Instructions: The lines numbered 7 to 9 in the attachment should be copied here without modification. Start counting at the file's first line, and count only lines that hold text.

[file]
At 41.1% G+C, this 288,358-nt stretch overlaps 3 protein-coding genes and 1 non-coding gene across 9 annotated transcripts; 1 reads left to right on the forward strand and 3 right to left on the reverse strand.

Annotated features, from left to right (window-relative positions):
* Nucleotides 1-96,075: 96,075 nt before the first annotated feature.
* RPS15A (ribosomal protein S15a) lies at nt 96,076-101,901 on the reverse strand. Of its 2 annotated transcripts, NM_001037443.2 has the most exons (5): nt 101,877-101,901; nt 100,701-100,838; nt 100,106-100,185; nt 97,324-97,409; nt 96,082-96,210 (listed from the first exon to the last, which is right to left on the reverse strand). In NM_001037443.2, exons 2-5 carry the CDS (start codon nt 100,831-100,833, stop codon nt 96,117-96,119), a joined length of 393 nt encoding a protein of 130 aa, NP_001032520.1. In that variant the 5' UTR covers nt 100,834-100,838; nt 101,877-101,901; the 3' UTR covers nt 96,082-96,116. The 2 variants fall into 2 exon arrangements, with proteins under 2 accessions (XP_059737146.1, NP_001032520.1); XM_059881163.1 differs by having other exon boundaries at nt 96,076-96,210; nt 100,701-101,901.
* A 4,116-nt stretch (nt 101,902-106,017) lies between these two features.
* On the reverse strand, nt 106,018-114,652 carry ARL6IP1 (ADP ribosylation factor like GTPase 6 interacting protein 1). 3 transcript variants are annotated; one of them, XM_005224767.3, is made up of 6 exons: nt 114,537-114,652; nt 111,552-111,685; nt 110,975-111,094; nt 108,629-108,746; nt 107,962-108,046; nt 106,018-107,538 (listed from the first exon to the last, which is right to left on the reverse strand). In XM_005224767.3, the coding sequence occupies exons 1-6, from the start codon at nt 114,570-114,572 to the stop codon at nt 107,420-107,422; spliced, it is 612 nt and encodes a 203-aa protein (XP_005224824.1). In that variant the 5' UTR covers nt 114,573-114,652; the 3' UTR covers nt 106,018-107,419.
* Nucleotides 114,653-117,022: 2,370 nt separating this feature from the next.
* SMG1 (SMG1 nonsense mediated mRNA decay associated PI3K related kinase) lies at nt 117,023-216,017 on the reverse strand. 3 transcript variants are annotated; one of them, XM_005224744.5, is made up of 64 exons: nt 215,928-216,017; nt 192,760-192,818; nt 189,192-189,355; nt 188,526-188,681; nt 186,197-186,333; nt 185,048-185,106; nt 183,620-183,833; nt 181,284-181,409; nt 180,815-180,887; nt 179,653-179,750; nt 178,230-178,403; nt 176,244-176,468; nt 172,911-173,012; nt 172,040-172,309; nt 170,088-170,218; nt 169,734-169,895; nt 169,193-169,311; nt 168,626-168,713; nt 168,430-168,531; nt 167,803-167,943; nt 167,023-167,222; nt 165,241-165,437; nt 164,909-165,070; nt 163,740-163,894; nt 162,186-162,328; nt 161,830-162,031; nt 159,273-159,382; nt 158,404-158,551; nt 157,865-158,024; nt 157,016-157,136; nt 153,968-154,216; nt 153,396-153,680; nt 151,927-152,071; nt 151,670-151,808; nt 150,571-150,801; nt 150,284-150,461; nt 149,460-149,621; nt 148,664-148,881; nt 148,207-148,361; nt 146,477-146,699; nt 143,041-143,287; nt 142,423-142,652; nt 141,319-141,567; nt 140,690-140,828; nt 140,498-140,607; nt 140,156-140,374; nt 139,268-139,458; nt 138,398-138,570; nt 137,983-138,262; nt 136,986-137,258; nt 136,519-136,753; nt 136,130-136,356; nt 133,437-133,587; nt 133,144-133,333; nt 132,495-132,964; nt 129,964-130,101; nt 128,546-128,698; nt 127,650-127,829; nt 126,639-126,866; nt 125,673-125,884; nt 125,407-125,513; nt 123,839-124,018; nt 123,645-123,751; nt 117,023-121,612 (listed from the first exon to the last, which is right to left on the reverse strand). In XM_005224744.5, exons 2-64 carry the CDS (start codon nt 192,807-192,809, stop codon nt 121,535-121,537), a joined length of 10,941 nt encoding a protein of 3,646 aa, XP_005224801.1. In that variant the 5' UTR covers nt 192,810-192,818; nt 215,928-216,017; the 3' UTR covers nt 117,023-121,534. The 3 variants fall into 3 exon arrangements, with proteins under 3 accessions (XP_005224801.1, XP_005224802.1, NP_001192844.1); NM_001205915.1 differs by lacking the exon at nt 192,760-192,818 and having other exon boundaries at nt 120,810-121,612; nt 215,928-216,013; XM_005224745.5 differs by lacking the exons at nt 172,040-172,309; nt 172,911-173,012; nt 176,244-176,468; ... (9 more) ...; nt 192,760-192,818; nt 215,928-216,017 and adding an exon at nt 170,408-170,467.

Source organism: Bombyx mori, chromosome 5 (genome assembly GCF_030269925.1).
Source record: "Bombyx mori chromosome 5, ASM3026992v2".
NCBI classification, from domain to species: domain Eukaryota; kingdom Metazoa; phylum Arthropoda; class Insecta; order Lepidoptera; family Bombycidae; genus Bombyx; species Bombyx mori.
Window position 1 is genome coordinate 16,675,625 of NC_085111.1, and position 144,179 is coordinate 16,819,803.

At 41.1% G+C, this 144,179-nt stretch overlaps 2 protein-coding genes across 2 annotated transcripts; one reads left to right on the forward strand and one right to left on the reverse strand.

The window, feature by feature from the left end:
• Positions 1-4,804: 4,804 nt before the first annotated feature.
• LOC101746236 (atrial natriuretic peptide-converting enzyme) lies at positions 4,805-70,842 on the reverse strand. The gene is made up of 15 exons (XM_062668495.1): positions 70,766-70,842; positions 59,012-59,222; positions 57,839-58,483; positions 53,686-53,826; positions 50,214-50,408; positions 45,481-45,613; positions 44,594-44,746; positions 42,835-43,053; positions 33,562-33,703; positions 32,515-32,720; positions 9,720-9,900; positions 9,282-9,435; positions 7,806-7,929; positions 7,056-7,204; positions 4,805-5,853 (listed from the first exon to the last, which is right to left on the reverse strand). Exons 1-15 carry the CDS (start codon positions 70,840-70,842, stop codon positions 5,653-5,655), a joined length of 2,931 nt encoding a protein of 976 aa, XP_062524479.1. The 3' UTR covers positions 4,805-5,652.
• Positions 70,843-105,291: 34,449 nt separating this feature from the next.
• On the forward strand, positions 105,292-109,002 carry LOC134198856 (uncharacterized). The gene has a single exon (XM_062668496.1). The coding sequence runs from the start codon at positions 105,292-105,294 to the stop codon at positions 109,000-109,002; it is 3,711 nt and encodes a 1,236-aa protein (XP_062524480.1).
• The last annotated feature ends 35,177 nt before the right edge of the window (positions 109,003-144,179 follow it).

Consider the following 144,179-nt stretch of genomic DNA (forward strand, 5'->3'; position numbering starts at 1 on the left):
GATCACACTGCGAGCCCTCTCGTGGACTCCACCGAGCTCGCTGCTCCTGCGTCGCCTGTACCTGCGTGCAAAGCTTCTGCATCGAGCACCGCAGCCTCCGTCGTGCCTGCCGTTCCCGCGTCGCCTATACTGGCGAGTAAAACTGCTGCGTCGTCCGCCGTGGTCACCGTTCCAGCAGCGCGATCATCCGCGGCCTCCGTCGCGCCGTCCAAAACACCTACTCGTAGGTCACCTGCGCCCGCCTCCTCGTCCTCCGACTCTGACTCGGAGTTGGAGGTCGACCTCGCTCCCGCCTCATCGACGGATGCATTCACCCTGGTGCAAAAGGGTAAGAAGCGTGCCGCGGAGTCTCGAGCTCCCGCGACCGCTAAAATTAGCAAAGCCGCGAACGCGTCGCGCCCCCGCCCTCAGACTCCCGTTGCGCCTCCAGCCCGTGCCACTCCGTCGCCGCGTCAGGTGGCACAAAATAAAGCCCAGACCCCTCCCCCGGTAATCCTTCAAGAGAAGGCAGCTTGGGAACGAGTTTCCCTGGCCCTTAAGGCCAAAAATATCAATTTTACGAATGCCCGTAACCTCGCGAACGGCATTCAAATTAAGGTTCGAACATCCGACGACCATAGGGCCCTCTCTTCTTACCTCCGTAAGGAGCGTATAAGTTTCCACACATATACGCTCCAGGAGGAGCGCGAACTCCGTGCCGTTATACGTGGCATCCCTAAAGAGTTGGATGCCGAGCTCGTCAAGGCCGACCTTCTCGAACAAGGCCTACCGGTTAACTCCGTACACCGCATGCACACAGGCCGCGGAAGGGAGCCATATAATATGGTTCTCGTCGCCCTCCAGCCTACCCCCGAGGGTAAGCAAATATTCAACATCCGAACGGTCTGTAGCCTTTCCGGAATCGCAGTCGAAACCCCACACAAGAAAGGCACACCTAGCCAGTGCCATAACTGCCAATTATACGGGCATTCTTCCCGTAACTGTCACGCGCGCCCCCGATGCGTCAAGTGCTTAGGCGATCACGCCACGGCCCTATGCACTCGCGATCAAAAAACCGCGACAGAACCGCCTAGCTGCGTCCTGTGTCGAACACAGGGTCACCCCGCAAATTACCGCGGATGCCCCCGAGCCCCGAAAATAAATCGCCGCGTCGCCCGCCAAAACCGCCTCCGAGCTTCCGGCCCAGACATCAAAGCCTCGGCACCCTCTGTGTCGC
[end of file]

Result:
* Nucleotides 114,653-117,022: 2,370 nt separating this feature from the next.
* SMG1 (SMG1 nonsense mediated mRNA decay associated PI3K related kinase) lies at nt 117,023-216,017 on the reverse strand. 3 transcript variants are annotated; one of them, XM_005224744.5, is made up of 64 exons: nt 215,928-216,017; nt 192,760-192,818; nt 189,192-189,355; nt 188,526-188,681; nt 186,197-186,333; nt 185,048-185,106; nt 183,620-183,833; nt 181,284-181,409; nt 180,815-180,887; nt 179,653-179,750; nt 178,230-178,403; nt 176,244-176,468; nt 172,911-173,012; nt 172,040-172,309; nt 170,088-170,218; nt 169,734-169,895; nt 169,193-169,311; nt 168,626-168,713; nt 168,430-168,531; nt 167,803-167,943; nt 167,023-167,222; nt 165,241-165,437; nt 164,909-165,070; nt 163,740-163,894; nt 162,186-162,328; nt 161,830-162,031; nt 159,273-159,382; nt 158,404-158,551; nt 157,865-158,024; nt 157,016-157,136; nt 153,968-154,216; nt 153,396-153,680; nt 151,927-152,071; nt 151,670-151,808; nt 150,571-150,801; nt 150,284-150,461; nt 149,460-149,621; nt 148,664-148,881; nt 148,207-148,361; nt 146,477-146,699; nt 143,041-143,287; nt 142,423-142,652; nt 141,319-141,567; nt 140,690-140,828; nt 140,498-140,607; nt 140,156-140,374; nt 139,268-139,458; nt 138,398-138,570; nt 137,983-138,262; nt 136,986-137,258; nt 136,519-136,753; nt 136,130-136,356; nt 133,437-133,587; nt 133,144-133,333; nt 132,495-132,964; nt 129,964-130,101; nt 128,546-128,698; nt 127,650-127,829; nt 126,639-126,866; nt 125,673-125,884; nt 125,407-125,513; nt 123,839-124,018; nt 123,645-123,751; nt 117,023-121,612 (listed from the first exon to the last, which is right to left on the reverse strand). In XM_005224744.5, exons 2-64 carry the CDS (start codon nt 192,807-192,809, stop codon nt 121,535-121,537), a joined length of 10,941 nt encoding a protein of 3,646 aa, XP_005224801.1. In that variant the 5' UTR covers nt 192,810-192,818; nt 215,928-216,017; the 3' UTR covers nt 117,023-121,534. The 3 variants fall into 3 exon arrangements, with proteins under 3 accessions (XP_005224801.1, XP_005224802.1, NP_001192844.1); NM_001205915.1 differs by lacking the exon at nt 192,760-192,818 and having other exon boundaries at nt 120,810-121,612; nt 215,928-216,013; XM_005224745.5 differs by lacking the exons at nt 172,040-172,309; nt 172,911-173,012; nt 176,244-176,468; ... (9 more) ...; nt 192,760-192,818; nt 215,928-216,017 and adding an exon at nt 170,408-170,467.

Source organism: Bombyx mori, chromosome 5 (genome assembly GCF_030269925.1).